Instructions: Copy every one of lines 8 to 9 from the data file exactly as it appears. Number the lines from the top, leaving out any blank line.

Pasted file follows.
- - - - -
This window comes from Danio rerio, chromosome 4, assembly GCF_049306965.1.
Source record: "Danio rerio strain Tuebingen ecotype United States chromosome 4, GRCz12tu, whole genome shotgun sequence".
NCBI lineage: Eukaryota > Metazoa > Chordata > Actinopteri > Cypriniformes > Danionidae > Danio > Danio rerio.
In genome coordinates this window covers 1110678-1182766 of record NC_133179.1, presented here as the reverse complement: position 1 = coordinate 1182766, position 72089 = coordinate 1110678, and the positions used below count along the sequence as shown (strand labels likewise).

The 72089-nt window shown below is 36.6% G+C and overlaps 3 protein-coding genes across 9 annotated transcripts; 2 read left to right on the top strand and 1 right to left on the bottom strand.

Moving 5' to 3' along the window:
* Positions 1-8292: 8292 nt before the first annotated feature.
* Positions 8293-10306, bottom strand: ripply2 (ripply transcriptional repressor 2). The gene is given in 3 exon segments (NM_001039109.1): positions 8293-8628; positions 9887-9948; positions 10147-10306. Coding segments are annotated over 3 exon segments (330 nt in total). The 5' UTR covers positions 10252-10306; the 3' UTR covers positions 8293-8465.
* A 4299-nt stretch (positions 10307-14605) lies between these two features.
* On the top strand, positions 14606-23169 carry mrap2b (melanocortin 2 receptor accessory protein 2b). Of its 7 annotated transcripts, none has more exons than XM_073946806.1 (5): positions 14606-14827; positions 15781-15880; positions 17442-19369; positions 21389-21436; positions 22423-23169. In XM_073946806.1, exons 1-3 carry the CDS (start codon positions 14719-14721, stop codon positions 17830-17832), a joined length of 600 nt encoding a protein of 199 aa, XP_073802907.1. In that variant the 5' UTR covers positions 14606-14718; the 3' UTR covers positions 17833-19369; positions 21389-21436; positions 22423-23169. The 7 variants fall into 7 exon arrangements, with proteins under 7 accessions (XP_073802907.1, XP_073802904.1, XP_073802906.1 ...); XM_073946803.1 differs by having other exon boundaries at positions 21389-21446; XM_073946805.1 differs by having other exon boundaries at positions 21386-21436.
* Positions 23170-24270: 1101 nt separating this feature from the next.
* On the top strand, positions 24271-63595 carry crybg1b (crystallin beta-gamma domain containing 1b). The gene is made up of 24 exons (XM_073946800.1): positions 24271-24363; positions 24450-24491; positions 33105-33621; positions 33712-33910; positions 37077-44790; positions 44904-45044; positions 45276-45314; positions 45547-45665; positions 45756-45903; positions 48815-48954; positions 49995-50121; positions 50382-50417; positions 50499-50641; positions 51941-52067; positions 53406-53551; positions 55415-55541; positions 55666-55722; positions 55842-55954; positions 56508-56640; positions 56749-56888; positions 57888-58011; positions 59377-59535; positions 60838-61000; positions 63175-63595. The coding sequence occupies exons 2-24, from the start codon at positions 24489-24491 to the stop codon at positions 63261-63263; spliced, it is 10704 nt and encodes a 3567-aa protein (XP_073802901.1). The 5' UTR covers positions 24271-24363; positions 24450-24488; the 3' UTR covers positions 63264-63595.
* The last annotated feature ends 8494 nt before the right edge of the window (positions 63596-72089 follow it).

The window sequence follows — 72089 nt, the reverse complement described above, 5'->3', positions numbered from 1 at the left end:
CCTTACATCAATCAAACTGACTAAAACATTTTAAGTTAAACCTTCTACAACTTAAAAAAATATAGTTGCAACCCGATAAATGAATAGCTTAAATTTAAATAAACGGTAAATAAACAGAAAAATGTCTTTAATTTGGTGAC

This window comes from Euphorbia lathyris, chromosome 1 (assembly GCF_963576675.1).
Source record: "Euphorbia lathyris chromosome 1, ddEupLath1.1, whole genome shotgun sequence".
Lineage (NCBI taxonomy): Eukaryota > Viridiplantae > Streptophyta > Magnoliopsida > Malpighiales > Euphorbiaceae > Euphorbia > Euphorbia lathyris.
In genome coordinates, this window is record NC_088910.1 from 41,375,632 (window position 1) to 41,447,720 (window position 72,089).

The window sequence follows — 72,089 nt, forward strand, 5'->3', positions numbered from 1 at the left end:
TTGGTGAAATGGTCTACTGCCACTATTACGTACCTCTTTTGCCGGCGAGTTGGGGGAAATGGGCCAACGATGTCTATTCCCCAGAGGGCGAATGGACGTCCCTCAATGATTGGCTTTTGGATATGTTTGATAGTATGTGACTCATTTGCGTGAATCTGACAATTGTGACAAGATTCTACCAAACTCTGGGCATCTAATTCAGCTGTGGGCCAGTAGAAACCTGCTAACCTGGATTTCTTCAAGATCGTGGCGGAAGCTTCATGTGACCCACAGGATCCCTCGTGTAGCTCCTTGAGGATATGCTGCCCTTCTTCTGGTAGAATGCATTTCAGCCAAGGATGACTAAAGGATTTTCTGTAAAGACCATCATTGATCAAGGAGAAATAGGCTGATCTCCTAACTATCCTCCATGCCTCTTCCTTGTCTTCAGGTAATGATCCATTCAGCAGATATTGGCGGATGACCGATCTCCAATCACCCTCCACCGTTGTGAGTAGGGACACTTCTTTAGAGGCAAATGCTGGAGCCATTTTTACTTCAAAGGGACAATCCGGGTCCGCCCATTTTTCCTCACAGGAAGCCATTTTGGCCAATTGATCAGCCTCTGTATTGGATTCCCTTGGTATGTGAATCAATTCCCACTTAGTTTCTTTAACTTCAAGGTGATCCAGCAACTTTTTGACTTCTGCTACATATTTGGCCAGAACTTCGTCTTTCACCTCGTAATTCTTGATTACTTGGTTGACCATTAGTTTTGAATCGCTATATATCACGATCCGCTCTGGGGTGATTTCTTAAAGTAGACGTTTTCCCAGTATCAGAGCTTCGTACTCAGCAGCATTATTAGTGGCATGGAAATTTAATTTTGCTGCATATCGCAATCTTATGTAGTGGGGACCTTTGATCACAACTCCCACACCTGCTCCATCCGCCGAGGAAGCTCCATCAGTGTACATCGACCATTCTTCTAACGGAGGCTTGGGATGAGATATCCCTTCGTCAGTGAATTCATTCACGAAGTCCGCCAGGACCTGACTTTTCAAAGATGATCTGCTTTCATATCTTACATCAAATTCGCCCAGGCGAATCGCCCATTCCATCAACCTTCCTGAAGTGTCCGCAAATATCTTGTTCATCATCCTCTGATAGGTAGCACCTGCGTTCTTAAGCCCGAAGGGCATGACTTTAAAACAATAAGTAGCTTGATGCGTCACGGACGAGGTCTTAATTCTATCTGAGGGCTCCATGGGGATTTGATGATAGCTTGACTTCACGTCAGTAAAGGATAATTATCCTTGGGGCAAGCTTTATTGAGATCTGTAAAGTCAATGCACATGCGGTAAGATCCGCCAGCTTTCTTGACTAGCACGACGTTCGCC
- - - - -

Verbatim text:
* Positions 8293-10306, bottom strand: ripply2 (ripply transcriptional repressor 2). The gene is given in 3 exon segments (NM_001039109.1): positions 8293-8628; positions 9887-9948; positions 10147-10306. Coding segments are annotated over 3 exon segments (330 nt in total). The 5' UTR covers positions 10252-10306; the 3' UTR covers positions 8293-8465.
* A 4299-nt stretch (positions 10307-14605) lies between these two features.